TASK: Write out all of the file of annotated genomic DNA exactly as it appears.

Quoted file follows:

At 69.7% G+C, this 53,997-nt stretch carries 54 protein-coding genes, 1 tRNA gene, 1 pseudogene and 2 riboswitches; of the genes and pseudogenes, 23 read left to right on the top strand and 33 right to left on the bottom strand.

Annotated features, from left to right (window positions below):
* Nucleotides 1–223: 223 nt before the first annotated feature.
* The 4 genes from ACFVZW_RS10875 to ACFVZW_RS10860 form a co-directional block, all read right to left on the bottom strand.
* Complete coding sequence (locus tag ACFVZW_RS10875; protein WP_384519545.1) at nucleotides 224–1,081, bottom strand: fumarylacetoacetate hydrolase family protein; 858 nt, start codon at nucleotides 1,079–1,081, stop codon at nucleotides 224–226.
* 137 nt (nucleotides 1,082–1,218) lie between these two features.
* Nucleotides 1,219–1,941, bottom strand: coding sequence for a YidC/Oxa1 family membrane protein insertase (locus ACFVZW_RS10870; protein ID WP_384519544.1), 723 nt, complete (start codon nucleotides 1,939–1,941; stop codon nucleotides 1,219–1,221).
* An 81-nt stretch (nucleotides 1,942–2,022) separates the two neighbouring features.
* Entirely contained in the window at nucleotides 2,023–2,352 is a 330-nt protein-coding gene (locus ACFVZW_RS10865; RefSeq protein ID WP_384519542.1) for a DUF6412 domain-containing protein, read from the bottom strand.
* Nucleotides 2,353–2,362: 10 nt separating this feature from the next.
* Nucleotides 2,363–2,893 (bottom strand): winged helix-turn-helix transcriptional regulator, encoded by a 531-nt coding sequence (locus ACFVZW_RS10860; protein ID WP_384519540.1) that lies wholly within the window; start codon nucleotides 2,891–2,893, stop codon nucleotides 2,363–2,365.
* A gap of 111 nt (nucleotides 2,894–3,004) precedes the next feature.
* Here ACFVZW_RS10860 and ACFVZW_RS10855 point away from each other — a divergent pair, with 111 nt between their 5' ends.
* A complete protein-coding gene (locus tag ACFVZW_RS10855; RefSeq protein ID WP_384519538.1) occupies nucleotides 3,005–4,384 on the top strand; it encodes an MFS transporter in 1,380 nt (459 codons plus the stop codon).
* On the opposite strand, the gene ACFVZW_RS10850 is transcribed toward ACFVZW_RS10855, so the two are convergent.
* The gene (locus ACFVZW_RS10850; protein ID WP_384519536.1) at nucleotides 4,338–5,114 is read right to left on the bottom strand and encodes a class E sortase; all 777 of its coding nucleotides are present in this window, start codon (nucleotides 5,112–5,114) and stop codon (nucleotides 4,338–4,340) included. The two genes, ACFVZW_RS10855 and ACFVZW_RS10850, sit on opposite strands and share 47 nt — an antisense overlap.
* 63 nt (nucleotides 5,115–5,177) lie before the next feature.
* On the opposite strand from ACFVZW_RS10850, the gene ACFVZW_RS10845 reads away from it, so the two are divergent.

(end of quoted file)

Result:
At 69.7% G+C, this 53,997-nt stretch carries 54 protein-coding genes, 1 tRNA gene, 1 pseudogene and 2 riboswitches; of the genes and pseudogenes, 23 read left to right on the top strand and 33 right to left on the bottom strand.

Annotated features, from left to right (window positions below):
* Nucleotides 1–223: 223 nt before the first annotated feature.
* The 4 genes from ACFVZW_RS10875 to ACFVZW_RS10860 form a co-directional block, all read right to left on the bottom strand.
* Complete coding sequence (locus tag ACFVZW_RS10875; protein WP_384519545.1) at nucleotides 224–1,081, bottom strand: fumarylacetoacetate hydrolase family protein; 858 nt, start codon at nucleotides 1,079–1,081, stop codon at nucleotides 224–226.
* 137 nt (nucleotides 1,082–1,218) lie between these two features.
* Nucleotides 1,219–1,941, bottom strand: coding sequence for a YidC/Oxa1 family membrane protein insertase (locus ACFVZW_RS10870; protein ID WP_384519544.1), 723 nt, complete (start codon nucleotides 1,939–1,941; stop codon nucleotides 1,219–1,221).
* An 81-nt stretch (nucleotides 1,942–2,022) separates the two neighbouring features.
* Entirely contained in the window at nucleotides 2,023–2,352 is a 330-nt protein-coding gene (locus ACFVZW_RS10865; RefSeq protein ID WP_384519542.1) for a DUF6412 domain-containing protein, read from the bottom strand.
* Nucleotides 2,353–2,362: 10 nt separating this feature from the next.
* Nucleotides 2,363–2,893 (bottom strand): winged helix-turn-helix transcriptional regulator, encoded by a 531-nt coding sequence (locus ACFVZW_RS10860; protein ID WP_384519540.1) that lies wholly within the window; start codon nucleotides 2,891–2,893, stop codon nucleotides 2,363–2,365.
* A gap of 111 nt (nucleotides 2,894–3,004) precedes the next feature.
* Here ACFVZW_RS10860 and ACFVZW_RS10855 point away from each other — a divergent pair, with 111 nt between their 5' ends.
* A complete protein-coding gene (locus tag ACFVZW_RS10855; RefSeq protein ID WP_384519538.1) occupies nucleotides 3,005–4,384 on the top strand; it encodes an MFS transporter in 1,380 nt (459 codons plus the stop codon).
* On the opposite strand, the gene ACFVZW_RS10850 is transcribed toward ACFVZW_RS10855, so the two are convergent.
* The gene (locus ACFVZW_RS10850; protein ID WP_384519536.1) at nucleotides 4,338–5,114 is read right to left on the bottom strand and encodes a class E sortase; all 777 of its coding nucleotides are present in this window, start codon (nucleotides 5,112–5,114) and stop codon (nucleotides 4,338–4,340) included. The two genes, ACFVZW_RS10855 and ACFVZW_RS10850, sit on opposite strands and share 47 nt — an antisense overlap.
* 63 nt (nucleotides 5,115–5,177) lie before the next feature.
* On the opposite strand from ACFVZW_RS10850, the gene ACFVZW_RS10845 reads away from it, so the two are divergent.